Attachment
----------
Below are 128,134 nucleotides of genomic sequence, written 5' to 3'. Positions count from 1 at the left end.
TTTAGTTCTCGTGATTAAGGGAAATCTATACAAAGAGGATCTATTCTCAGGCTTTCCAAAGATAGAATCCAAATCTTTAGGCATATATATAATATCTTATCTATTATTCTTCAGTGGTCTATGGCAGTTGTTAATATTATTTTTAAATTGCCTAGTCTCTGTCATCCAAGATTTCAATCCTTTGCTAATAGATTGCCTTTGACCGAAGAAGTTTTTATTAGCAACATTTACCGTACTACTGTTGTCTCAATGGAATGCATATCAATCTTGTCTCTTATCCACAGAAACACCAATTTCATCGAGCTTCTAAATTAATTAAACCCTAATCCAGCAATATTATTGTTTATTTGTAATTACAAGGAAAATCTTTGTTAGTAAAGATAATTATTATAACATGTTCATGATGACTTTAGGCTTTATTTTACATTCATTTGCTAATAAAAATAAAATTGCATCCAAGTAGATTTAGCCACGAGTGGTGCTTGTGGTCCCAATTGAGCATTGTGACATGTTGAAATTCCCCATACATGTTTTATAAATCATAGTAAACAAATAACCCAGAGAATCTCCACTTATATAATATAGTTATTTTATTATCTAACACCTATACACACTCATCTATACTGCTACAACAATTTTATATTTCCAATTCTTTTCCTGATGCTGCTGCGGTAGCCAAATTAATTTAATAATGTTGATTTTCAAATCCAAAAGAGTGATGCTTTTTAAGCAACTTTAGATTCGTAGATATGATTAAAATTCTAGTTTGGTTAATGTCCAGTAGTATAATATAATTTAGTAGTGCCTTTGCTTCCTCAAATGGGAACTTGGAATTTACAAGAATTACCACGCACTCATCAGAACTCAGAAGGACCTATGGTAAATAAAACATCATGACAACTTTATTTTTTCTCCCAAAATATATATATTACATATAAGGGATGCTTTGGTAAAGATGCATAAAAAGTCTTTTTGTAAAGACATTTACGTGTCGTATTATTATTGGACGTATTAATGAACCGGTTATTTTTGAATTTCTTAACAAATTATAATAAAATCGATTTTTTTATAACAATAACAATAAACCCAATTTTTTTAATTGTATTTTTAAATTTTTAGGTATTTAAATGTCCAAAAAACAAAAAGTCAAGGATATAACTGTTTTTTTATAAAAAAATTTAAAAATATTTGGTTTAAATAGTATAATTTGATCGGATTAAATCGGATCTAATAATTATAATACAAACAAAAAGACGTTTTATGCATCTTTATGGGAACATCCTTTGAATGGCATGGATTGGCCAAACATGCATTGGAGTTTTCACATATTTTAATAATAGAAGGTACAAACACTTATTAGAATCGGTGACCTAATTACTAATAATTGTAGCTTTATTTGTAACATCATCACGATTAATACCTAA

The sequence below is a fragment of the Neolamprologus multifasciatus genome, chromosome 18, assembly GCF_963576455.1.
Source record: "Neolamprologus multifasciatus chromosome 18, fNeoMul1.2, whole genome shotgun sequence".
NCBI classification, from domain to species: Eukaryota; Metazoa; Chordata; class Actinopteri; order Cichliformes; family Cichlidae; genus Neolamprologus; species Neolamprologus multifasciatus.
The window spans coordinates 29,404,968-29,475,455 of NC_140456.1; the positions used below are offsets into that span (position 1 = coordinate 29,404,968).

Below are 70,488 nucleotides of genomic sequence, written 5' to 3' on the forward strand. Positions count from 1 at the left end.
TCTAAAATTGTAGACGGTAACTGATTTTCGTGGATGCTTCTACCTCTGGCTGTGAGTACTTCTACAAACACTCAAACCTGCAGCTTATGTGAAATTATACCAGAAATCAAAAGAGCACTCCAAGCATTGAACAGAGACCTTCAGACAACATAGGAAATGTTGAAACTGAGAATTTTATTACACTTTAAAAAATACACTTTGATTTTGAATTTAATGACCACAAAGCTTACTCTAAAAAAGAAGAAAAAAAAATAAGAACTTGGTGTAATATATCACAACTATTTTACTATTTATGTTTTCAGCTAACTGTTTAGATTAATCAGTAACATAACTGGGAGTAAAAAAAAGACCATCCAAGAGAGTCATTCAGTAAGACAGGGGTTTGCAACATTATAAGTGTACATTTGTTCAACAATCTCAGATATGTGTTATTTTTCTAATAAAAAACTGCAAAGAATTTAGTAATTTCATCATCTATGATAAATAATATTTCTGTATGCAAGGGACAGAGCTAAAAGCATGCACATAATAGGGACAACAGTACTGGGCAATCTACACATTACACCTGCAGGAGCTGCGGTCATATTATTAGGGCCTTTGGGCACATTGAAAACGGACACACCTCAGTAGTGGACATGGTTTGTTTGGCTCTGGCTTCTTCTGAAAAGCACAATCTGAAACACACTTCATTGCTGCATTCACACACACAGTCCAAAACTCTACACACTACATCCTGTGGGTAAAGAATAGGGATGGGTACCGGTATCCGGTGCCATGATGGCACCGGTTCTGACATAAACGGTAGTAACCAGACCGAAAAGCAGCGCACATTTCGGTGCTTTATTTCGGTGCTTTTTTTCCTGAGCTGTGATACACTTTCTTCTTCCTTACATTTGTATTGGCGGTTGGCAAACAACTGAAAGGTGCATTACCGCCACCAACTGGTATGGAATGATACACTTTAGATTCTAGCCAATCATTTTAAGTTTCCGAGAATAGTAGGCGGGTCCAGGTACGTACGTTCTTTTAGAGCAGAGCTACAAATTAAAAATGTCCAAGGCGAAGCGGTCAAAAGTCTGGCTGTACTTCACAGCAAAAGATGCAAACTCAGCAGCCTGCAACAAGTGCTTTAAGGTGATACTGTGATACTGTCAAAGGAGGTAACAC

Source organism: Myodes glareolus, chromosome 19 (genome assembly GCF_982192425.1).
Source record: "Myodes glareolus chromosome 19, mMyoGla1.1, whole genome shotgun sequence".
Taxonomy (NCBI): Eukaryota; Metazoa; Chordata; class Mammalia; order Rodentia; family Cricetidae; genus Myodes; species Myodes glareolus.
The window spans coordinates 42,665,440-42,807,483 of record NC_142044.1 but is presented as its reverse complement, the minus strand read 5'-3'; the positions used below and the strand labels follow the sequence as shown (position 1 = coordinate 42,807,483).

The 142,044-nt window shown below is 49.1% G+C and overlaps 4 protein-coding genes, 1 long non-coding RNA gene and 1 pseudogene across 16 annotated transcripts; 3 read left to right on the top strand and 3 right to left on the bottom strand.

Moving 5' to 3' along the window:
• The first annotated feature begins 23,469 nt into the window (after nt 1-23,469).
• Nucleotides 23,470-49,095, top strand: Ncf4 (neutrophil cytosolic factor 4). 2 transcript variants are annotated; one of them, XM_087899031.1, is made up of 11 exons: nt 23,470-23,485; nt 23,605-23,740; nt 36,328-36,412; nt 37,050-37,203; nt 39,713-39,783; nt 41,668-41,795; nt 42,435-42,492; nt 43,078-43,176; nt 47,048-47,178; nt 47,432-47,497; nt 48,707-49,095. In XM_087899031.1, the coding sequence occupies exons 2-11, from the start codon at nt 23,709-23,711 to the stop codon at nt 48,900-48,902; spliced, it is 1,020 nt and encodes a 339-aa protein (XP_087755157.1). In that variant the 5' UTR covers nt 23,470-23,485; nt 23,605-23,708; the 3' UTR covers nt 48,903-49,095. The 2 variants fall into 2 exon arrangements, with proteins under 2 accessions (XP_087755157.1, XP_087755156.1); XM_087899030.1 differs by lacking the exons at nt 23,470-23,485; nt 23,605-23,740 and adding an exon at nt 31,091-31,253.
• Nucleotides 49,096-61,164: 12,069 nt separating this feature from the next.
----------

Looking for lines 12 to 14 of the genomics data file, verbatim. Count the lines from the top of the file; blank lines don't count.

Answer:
The window spans coordinates 42,665,440-42,807,483 of record NC_142044.1 but is presented as its reverse complement, the minus strand read 5'-3'; the positions used below and the strand labels follow the sequence as shown (position 1 = coordinate 42,807,483).

The 142,044-nt window shown below is 49.1% G+C and overlaps 4 protein-coding genes, 1 long non-coding RNA gene and 1 pseudogene across 16 annotated transcripts; 3 read left to right on the top strand and 3 right to left on the bottom strand.

Moving 5' to 3' along the window: